Fluorescence Intensity

Fluorescence intensity detection has a much broader range of applications than absorbance detection. For fluorescence intensity measurements, an optical system (the excitation system) illuminates the sample using a specific wavelength. The excitation wavelength is selected by an optical filter or a monochromator, thereby exciting the sample. The excitation causes the sample to emit light (i.e. fluoresce) at a different wavelength. The emitted light is collected by a second optical system (the emission system) and the signal is measured by a light detector such as a photomultiplier tube (PMT).

Samples are chemically bound with fluorescent tag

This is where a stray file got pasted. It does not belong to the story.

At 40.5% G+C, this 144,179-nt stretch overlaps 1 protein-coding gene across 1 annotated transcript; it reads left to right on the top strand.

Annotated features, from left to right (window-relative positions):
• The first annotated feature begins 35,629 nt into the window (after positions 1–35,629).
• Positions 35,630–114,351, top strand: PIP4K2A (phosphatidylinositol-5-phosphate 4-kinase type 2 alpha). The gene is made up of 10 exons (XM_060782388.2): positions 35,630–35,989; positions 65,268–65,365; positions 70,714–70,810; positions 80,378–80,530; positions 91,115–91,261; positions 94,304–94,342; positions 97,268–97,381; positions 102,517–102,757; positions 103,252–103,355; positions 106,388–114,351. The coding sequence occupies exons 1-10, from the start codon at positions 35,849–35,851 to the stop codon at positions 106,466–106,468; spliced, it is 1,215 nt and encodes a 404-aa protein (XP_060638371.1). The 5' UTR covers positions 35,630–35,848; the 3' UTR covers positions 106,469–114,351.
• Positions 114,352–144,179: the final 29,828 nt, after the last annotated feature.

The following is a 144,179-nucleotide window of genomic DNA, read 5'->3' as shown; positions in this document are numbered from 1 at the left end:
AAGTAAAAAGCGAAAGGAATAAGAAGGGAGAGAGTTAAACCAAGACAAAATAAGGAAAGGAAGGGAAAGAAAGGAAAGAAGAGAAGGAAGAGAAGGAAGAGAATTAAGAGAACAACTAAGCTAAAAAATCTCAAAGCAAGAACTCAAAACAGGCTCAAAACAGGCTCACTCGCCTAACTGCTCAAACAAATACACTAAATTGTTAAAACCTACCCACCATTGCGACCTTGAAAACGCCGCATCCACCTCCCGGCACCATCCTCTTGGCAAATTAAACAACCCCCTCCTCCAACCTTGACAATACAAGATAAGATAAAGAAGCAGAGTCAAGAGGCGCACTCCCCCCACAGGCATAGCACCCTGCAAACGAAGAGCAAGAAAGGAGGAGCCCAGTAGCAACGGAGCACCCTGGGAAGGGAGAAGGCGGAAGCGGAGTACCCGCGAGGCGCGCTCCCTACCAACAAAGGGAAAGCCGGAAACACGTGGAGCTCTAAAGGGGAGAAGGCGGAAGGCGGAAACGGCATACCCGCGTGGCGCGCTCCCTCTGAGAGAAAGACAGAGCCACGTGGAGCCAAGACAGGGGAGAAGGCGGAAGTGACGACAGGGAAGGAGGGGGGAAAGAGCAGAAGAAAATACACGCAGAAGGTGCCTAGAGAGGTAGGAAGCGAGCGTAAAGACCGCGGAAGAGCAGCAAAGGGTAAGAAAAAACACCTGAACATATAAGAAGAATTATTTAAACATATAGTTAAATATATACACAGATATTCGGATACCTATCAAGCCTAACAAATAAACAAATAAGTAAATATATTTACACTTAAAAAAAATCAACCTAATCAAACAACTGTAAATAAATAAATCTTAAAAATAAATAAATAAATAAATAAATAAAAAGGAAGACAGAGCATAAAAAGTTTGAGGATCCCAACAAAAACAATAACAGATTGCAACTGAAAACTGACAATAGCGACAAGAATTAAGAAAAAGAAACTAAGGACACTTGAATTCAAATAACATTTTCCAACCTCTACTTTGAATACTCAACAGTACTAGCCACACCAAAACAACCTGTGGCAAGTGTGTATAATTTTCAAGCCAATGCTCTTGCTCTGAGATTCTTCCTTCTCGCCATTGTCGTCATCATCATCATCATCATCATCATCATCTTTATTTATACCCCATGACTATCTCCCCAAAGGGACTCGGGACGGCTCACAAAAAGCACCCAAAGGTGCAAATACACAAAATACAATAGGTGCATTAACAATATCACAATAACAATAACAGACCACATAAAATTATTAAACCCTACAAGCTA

Samples are chemically bound with fluorescent tag

Light at a specific wavelength excites the sample

Figure 1. Samples are chemically bound with fluorescent tag

Excited samples emit light at a different wavelength

Figure 2. Light at a specific wavelength excites the sample.

The advantages of fluorescence detection over absorbance detection are increased sensitivity and a broader application range, given the wide selection of fluorescent labels available today. For example, a technique known as calcium imaging measures fluorescence intensity of calcium-sensitive dyes to assess intracellular calcium levels.

Fluorescence Intensity is available in:

 
link